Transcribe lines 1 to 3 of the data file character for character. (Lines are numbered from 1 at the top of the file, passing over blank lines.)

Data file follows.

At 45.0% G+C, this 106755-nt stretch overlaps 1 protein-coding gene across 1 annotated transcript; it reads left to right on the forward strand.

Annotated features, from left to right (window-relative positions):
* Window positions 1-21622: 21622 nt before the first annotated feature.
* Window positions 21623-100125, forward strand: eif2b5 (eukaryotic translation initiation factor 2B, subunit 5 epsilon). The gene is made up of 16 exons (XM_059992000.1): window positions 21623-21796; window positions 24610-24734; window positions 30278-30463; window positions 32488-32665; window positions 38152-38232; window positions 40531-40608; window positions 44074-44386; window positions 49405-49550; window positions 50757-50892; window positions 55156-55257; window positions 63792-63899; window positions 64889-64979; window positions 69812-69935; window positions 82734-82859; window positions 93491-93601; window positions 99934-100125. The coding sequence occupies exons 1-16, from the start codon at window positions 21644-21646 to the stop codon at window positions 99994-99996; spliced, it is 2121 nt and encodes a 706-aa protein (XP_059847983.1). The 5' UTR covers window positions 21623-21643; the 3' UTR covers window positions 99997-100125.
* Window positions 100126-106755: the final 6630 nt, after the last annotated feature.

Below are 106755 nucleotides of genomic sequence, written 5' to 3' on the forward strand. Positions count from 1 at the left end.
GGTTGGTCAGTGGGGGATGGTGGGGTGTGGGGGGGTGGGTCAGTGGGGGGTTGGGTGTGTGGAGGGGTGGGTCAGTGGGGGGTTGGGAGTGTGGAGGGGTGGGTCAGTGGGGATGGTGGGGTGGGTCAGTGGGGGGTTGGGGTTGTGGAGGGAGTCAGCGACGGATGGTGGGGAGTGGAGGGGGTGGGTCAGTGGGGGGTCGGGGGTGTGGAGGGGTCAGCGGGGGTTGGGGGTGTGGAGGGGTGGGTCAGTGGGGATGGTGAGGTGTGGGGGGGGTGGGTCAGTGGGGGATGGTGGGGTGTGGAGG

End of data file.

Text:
At 45.0% G+C, this 106755-nt stretch overlaps 1 protein-coding gene across 1 annotated transcript; it reads left to right on the forward strand.

Annotated features, from left to right (window-relative positions):
* Window positions 1-21622: 21622 nt before the first annotated feature.